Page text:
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Source: MIL-OSI Submissions

Source: Mental Health and Wellbeing Commission

Mental Health and Wellbeing Commission welcomes release of Kia Manawanui as we lead our agenda to support transformation
Mental Health and Wellbeing Commission welcomes release of Kia Manawanui as we lead our agenda to support transformation
The Mental Health and Wellbeing Commission welcomes today’s release of Kia Manawanui Aotearoa, the government’s long-term pathway to mental wellbeing, by Minister of Health, Hon Andrew Little.
“We are very pleased to see the pathway launched today as the Government continues to show commitment to drive change and deliver on its obligation to He Ara Oranga. This pathway is an important step forward in transforming our mental health and addiction system and gives us a benchmark from which we can monitor progress,” says Board Chair, Hayden Wano.
“We believe in a future where mental wellbeing is attainable for everyone and support the call from Mā te rongo ake to take a whole-systems approach to transformation. Through values-based leadership, working collaboratively, and bringing focus to the right things, meaningful change can happen on the ground.”
Hayden Wano says the Commission has been calling for a clear implementation plan for the direction set by He Ara Oranga and wants to see five critical areas prioritised:
– upholding Te Tiriti o Waitangi and improving outcomes for Māori, including community-led design of kaupapa Māori services that are by Māori, for Māori
– working with people with lived experience of mental distress and addiction to expand access to services and choice in support options so people can recover from mental distress and addiction in their local communities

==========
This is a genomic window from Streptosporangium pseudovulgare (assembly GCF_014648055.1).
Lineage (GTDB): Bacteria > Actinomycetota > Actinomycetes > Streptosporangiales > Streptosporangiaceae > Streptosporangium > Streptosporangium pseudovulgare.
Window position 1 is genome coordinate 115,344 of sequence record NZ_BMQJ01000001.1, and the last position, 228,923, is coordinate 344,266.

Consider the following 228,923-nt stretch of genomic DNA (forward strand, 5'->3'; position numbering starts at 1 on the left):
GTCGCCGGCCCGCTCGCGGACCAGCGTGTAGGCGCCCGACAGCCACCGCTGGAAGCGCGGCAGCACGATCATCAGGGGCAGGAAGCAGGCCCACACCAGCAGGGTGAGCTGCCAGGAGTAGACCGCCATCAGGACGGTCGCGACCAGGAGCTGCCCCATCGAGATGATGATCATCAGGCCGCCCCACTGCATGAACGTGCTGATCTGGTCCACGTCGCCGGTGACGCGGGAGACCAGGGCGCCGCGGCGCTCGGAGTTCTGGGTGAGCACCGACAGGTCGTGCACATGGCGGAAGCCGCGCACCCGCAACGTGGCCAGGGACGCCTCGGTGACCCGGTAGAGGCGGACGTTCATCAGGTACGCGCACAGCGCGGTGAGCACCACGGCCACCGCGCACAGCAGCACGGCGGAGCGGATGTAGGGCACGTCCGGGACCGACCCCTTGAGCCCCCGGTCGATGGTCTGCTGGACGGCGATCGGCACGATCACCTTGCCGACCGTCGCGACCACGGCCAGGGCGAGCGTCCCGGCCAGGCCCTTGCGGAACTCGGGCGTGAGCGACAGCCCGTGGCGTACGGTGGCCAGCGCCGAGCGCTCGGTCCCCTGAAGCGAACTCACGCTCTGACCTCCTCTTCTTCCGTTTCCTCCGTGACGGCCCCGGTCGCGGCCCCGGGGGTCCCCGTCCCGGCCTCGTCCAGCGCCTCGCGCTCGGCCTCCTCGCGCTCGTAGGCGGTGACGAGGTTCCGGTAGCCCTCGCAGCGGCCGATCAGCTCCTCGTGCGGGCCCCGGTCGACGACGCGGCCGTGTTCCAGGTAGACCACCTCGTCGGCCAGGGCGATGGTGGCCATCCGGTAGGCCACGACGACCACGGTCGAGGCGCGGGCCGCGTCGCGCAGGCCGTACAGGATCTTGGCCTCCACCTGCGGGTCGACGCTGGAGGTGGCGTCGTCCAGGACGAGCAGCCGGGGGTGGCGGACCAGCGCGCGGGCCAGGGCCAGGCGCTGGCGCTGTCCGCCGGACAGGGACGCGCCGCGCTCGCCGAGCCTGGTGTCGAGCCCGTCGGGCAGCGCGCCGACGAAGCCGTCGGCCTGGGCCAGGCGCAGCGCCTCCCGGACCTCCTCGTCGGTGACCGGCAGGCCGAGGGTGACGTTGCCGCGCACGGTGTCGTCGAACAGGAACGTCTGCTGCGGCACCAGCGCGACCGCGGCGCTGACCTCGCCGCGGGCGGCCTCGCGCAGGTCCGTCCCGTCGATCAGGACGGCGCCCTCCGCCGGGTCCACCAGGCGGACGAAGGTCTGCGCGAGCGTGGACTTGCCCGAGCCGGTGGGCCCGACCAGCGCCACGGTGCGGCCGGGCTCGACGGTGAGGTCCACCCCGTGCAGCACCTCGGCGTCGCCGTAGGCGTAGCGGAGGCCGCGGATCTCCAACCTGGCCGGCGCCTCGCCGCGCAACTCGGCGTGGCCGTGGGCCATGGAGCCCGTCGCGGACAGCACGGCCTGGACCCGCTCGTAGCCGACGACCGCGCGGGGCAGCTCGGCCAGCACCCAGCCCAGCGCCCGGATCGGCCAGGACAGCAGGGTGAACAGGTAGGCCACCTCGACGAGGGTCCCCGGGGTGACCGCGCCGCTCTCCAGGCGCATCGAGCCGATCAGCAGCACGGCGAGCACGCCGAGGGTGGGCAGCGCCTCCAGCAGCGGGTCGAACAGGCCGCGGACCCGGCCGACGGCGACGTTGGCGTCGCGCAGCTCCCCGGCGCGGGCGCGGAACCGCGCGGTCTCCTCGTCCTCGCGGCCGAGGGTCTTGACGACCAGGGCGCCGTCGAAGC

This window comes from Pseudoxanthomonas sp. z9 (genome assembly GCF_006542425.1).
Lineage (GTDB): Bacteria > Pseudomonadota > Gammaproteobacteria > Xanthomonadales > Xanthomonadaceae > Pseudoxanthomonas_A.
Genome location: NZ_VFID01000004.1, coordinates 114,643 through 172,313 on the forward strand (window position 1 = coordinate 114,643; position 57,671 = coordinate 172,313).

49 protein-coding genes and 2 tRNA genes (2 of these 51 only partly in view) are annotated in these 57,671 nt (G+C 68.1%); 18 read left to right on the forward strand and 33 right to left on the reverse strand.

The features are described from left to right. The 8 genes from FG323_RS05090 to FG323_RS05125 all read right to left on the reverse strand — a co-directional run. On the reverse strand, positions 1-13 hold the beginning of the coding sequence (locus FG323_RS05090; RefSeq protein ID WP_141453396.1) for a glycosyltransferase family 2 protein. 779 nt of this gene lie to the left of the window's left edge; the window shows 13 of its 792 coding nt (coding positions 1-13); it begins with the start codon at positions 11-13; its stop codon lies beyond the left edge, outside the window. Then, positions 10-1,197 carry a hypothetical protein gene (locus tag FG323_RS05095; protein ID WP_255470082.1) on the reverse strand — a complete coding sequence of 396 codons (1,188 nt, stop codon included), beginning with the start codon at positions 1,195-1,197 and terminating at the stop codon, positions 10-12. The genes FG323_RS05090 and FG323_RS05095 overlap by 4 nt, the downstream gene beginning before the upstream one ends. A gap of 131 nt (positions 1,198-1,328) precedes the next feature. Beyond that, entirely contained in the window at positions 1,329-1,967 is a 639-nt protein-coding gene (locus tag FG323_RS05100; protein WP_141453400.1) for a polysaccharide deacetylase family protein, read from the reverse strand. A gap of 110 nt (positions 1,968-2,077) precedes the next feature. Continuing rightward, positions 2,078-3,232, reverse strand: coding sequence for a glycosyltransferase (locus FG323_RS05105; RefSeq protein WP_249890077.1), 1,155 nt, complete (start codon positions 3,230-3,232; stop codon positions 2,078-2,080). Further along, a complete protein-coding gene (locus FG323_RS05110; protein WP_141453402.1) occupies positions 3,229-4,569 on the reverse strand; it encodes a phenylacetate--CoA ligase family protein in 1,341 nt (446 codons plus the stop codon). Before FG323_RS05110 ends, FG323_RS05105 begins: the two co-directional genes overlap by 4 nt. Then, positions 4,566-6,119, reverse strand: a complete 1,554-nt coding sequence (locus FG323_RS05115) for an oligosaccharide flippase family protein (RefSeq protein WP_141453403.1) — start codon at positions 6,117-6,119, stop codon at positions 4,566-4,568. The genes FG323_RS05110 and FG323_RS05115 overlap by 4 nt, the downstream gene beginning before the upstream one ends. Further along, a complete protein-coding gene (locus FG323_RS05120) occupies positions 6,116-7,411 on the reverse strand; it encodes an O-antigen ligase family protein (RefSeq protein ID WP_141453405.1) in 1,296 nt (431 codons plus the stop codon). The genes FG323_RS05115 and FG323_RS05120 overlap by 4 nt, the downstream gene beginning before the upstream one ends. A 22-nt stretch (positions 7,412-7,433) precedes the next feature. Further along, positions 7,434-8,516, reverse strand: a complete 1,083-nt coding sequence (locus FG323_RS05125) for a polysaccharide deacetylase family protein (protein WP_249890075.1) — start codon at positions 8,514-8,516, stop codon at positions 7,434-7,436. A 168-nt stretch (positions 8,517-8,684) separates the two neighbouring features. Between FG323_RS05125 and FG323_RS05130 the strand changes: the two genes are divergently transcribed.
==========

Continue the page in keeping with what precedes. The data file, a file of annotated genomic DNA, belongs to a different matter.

– increasing equity for priority groups – those communities that we know disproportionately experience mental distress and addiction
– working alongside people with lived experience of mental distress to repeal and replace the Mental Health Act; ensuring that all legislation upholds people’s human rights and meets New Zealand’s obligations under international conventions and treaties
– maintaining a holistic view of wellbeing that acknowledges the impact of social and economic factors on people’s wellbeing, such as poverty, poor housing, discrimination, and other forms of disadvantage.
The Commission provides system leadership and oversight by monitoring people’s wellbeing in Aotearoa and the things that help people to be and stay well, as well as assessing how our mental health and addiction system supports people’s wellbeing.
“We see our role as being the eyes and ears of the people and reflecting those views back to government. As an independent Crown entity, we look at how the system promotes health and wellbeing, as well as how the system identifies and responds to people experiencing mental distress or addiction (or both), and their whānau, families, and supporters,” says Hayden Wano.
“The Commission is well-positioned to support this next complex and challenging stage in evolving our wellbeing system. We have been working hard to grow strong relationships with priority groups who disproportionately experience mental distress and addiction, as well as people with lived experience of mental distress and addiction, so we can strongly advocate for system improvements,” says Hayden Wano.
Later this year, the Commission will publish its first wellbeing report as well as its first report on the mental health and addiction system.
“We understand the urgent need for action. The Commission will provide insights and advice on what works well and bring people together to make it happen. Whānau and communities want to see things moving forward – the need at a local level is now. We will make sure that the need for mental health reform and advancing Aotearoa’s wellbeing agenda is kept front and centre across government,” says Hayden Wano.

MIL OSI